After pandemic hiatus, STEM Camp returns to MTHS

Mountlake Terrace High School computer science teacher Brandon Owings helps campers with their aim and keeps them stocked with tennis balls for ammo.

You might say that middle school students attending the recent STEM Camp at Mountlake Terrace High School had a ball.

Launching tennis balls via slingshots as part of an Angry Birds game was among the activities offered to seventh- and eighth-grade students during last week’s two-day camp. It was the first time the camp had been held since 2019, due to the COVID-19 pandemic.

The MTHS STEM (Science, Technology, Engineering and Math) Camp began in 2014 to expose middle schoolers to the STEM courses they may find in high school. The camp also serves as a fundraiser for the school’s STEM clubs. The proceeds are split between the Rocketry Club, Health Occupations Students of America, the Robotics Club, the VEX Robotics team, STEM Leadership, the school’s e-sports team called The Rocket Hawks, and the MTHS chapter of the Washington Technology Student Association. (Terrace has the largest TSA chapter in the state.)

The money raised will pay for items such as the e-sports team jerseys, supplies for the TSA, and a new motor for the Rocketry Club.

While STEM teachers oversee the camp, it is run by members of the school’s clubs. Armed with walkie-talkies, student counselors worked with the campers and set up the activities.

The counselors executed their tasks with the precision their future careers would require. Bryan Selcer, the high school’s STEM department head, credits the smooth efficiency to the team’s dry run before the event.

“All the counselors are students from our science clubs,” Selcer said. “They’re running the show and doing a great job.”

One of the games offered during STEM Camp on Thursday was Patient Zero. Participants used chemistry to find out who had first exposure to a chemical. The game was a fun “whodunit” mystery and exposed the middle schoolers to biology and chemistry sciences.

Campers poured an amount of their liquid into another camper’s liquid, and so on. Through chemical analysis, they can determine who had the first exposure.

Campers build to their hearts’ content at the Creation Station during the MTHS STEM Camp.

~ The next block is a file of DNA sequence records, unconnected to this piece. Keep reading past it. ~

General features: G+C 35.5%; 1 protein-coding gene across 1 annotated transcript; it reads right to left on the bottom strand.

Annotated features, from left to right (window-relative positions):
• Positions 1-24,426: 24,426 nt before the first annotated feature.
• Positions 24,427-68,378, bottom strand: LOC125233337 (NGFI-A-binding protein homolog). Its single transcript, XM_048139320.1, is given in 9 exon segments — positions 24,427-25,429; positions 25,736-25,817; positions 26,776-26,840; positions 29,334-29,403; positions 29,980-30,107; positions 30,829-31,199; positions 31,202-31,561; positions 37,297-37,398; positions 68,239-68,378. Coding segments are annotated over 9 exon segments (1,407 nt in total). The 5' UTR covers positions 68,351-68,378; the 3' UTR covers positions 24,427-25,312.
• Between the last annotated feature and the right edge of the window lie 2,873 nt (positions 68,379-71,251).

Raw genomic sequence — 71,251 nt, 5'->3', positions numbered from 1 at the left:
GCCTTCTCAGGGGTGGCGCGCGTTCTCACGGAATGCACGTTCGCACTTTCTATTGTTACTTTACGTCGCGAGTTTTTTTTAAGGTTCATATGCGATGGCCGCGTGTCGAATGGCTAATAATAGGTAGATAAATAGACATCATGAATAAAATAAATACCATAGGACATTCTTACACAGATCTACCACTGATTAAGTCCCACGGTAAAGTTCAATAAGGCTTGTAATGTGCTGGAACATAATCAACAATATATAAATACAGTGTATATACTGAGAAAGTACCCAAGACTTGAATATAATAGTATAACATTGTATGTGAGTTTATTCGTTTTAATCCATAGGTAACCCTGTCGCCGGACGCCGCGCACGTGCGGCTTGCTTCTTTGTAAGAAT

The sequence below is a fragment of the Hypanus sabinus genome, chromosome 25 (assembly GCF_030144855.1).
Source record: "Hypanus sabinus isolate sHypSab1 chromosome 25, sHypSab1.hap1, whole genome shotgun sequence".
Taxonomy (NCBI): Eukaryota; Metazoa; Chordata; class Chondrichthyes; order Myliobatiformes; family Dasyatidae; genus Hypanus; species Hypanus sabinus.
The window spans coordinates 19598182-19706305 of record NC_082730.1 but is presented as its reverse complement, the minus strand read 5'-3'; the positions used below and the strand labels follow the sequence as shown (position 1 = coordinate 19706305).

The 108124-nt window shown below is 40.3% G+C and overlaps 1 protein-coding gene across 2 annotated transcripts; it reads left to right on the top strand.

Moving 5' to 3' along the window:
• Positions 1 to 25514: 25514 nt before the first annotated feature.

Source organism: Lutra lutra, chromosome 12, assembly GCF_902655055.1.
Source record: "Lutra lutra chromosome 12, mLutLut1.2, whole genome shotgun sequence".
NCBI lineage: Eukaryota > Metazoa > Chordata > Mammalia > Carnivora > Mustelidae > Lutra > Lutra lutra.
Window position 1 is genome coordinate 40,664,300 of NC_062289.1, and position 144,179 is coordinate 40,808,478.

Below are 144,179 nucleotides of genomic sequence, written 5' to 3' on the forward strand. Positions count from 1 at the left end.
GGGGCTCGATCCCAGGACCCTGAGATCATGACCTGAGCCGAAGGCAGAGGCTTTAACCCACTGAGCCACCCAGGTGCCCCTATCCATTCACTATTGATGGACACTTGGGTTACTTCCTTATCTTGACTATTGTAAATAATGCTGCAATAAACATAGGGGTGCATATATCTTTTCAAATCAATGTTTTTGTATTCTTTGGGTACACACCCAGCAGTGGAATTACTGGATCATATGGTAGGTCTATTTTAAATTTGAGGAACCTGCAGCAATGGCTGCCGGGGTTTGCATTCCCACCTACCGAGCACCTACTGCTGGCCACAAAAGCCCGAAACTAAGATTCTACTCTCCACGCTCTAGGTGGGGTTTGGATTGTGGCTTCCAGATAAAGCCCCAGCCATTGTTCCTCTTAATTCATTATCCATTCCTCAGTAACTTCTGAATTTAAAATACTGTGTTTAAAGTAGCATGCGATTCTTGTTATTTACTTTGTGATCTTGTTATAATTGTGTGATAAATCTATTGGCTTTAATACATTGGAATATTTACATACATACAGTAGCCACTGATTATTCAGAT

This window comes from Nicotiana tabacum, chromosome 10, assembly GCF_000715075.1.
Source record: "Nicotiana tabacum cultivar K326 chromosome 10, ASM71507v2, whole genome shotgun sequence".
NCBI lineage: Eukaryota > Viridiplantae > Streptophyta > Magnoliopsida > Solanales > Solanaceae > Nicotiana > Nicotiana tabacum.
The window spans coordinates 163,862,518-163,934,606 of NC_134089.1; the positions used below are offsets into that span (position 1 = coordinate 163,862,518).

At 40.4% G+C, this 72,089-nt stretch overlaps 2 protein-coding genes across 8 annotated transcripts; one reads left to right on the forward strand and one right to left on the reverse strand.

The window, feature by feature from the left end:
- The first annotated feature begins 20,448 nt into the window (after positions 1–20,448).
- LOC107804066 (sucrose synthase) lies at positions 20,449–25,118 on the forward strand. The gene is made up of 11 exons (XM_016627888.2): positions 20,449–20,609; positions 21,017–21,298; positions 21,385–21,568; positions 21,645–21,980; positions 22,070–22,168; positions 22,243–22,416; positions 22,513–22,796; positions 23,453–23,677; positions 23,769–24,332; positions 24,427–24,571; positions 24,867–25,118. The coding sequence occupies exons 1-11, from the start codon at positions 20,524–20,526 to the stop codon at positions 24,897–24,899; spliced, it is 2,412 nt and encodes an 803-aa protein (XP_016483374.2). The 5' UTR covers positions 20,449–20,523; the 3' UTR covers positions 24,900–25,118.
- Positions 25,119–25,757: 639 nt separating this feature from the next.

Another activity was the aptly named Creation Station. The room was packed with kids making capes, headpieces from pipe cleaners and wood crafts, using the classroom’s hand tools and hot glue guns.

Overseeing the shop was Mountlake Terrace High School engineering teacher James Wilson.

“We allow them to make whatever they want, except weapons, of course,” Wilson said. “It’s great to see what they come up with.”

The group moved outside, where wood frames were built into giant slingshots that launched tennis balls for the Big Angry Birds activity.

Camp counselors were willing to put their bodies on the line for science education as targets for the campers during the Big Angry Bird activity.

The targets were about 50 yards away from the slingshots toward the middle of the school’s field. Structures were made of stacked cardboard boxes, and large green inflatable rubber balls represent the pigs from the Angry Birds video game. Among the boxes were counselors to provide moving targets.

Each camper was given two chances to hit a target before relinquishing the slingshot to the next one in line. Brandon Owings, a computer science teacher who coaches the e-sports team and advises the robotics and VEX clubs, oversaw the firing line.

Owings directed the campers to use the first ball to test the distance and angle of release they would need to hit their target.

“We don’t want to overload them with math above their level,” Owings said. “Plus, this is fun.”

The STEM Magnet Program at Mountlake Terrace High School is an Edmonds School District choice program providing STEM studies and learning experiences. Through this program, students will graduate proficient and engaged in the STEM disciplines while being prepared and inspired to pursue STEM-related studies in college.

Learn more about the STEM Magnet Program at Mountlake Terrace by clicking here.

— Story and photos by Rick Sinnett

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